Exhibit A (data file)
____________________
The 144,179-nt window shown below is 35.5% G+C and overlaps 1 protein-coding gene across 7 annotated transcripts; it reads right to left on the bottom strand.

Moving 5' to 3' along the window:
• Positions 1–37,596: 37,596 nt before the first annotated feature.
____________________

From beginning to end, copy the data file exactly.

The 144,179-nt window shown below is 35.5% G+C and overlaps 1 protein-coding gene across 7 annotated transcripts; it reads right to left on the bottom strand.

Moving 5' to 3' along the window:
• Positions 1–37,596: 37,596 nt before the first annotated feature.